This review was written by Tom Rooney © Absolute PlayStation

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Driving Emotion Type-S



Review Summary:

"From a personal viewpoint I can unquestionably say that I enjoyed playing Driving Emotion Type-S. I liked the Jap version and really got into the American game. Unfortunately for review purposes I need to distance myself a bit and look out for the general consumer here. Being that as it is, the game holds some rather serious drawbacks to the average driving fan that would probably prevent them from ever getting anything meaningful out of this game.

First up, the car handling is a nightmare until you tweak and tweak and finally perfect the settings. Even then things never get to feel like an arcade racer where you can walk in, pick up the game and be successful at it without spending quality time. Even with the simulation setting on, the car handling still never quite felt right to me. This will also effect the two-player mode enjoyment as well, as now you will be faced with another persons learning curve.

Overall though, this is an excellent stopgap title until GT turns up on the PS2 and I thought it was actually a solid title in its own right. Definitely rent first though before buying as your patience level for this type of stuff may not be as good as mine. Perhaps they should have affixed a little label on the box proclaiming Serious drivers need only apply. Yeah…that would work."

Score Breakdown:

Graphics  12/20
Playability  40/50
Sound  7/10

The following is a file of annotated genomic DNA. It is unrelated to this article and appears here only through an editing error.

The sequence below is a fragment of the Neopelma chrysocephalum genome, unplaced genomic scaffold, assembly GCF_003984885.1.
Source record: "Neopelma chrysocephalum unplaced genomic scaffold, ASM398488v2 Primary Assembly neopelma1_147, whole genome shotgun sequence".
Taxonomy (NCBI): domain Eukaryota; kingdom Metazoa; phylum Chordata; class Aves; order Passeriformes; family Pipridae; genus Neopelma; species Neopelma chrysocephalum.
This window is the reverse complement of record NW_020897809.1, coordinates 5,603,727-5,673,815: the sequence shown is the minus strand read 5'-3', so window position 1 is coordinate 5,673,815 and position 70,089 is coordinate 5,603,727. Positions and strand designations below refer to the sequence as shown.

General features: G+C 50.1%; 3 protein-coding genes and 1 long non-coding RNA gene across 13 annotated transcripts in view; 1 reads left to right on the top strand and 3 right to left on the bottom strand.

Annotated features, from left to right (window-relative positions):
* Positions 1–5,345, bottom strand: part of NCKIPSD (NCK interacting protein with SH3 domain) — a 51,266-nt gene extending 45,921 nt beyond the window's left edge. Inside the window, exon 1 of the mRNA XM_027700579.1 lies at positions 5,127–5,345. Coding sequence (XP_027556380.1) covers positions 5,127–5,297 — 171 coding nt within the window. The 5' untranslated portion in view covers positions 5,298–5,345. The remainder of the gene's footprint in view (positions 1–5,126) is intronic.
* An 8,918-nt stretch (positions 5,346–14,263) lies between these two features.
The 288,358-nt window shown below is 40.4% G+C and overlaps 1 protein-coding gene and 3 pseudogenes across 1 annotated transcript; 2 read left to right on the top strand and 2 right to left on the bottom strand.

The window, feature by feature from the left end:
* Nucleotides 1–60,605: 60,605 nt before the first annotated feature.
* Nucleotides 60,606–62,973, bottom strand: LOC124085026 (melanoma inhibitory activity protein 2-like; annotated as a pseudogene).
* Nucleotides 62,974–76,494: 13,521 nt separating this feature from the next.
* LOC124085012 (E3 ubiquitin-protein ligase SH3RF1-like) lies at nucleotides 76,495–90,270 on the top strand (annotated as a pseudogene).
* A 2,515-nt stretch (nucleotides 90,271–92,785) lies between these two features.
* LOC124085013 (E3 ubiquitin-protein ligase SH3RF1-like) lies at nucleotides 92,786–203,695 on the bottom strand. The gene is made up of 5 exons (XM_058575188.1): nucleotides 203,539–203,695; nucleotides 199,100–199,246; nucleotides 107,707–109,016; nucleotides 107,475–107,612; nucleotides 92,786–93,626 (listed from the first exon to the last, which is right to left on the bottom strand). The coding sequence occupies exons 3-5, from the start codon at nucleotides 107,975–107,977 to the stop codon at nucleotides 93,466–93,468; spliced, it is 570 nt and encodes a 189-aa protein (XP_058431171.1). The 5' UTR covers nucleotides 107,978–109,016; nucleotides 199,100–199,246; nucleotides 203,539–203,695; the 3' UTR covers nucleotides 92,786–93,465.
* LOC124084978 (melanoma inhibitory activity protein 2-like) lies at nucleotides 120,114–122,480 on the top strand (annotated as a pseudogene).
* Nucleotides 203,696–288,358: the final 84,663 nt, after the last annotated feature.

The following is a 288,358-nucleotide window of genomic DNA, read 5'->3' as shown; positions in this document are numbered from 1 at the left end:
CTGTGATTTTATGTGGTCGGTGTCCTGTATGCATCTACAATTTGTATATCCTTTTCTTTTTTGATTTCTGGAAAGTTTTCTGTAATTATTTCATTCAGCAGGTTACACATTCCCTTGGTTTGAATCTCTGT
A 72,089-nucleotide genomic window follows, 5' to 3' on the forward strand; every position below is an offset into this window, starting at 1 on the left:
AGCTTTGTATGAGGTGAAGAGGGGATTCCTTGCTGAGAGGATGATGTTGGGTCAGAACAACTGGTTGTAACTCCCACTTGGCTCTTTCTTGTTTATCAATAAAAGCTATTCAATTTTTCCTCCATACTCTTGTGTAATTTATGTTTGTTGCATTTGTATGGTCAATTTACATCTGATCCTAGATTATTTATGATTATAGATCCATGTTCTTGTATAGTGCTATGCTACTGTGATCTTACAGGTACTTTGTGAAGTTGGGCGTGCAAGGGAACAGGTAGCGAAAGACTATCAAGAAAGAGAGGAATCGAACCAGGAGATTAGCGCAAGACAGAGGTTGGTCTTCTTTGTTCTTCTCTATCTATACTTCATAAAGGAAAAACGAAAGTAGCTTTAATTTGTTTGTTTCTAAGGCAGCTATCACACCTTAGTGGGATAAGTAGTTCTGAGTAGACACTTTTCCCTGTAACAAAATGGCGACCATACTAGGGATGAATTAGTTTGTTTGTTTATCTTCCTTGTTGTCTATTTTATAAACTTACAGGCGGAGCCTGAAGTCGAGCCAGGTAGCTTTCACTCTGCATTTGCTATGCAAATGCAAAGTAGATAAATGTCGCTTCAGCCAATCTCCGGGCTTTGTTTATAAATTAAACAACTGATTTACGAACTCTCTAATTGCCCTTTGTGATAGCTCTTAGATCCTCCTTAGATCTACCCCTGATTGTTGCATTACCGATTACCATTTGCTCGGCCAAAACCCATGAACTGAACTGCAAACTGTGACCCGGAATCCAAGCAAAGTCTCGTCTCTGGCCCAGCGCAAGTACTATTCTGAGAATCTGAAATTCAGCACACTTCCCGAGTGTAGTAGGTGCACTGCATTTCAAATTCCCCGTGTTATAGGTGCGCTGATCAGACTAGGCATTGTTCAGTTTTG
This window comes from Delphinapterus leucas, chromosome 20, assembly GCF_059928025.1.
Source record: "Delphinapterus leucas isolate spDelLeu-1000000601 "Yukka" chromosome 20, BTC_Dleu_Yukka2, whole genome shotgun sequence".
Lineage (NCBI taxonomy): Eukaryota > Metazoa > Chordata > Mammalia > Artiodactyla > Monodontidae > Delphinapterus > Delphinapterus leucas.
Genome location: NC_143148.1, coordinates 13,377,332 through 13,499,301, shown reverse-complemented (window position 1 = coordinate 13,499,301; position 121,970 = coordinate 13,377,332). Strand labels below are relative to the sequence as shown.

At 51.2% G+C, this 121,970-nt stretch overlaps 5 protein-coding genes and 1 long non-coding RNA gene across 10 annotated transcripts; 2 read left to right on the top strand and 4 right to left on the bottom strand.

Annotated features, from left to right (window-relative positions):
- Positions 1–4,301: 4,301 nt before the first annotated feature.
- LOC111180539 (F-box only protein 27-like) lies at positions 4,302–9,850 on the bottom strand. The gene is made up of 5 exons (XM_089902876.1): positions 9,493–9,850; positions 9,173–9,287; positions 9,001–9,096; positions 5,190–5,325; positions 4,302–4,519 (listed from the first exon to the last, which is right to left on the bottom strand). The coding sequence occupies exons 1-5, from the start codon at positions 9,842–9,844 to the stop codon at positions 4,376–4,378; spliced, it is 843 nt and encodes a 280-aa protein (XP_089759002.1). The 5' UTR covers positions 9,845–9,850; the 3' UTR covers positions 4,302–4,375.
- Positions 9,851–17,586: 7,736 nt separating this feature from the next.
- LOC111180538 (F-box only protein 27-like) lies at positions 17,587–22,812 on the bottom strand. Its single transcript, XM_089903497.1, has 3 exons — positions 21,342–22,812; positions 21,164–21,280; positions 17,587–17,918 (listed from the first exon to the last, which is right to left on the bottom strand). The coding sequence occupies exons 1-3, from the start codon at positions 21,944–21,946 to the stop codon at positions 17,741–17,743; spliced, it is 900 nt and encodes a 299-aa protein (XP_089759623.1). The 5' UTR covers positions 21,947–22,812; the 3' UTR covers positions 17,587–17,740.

Lastability  16/20

Our Recommendation:

This is a good solid title that should still appeal to those who like this type of game.

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Driving Emotion Type-S


Driving Emotion Type-S was created by Escape and is a Racing Simulation game.


Choose from over 40 fully licensed cars including those from such high-profile manufacturers as Porsche, Ferrari and Alfa Romeo.

A complete sports racing experience by accurately recreating the feeling of racing at top speeds.

High-resolution graphics and accurate in-game physics that fully utilize the advanced processing capability of the PlayStation 2.

Four racing modes - Arcade Type-S, Line Training, Time Attack, Versus Mode

Car Manufacturer List:



Alfa Romeo







Toyota / Lexus



• CD Media
• 300 KBytes required on Memory card per save (min)
• Up to 2 Players (without Multi-tap2)
• 2 way split screen multi-player option
• Compatible accessories include: Steering Wheel
• Uses Dual Shock2 Pad Buttons
• Uses Dual Shock2 Pad Analog Sticks
• Uses Dual Shock2 Pad Vibration facility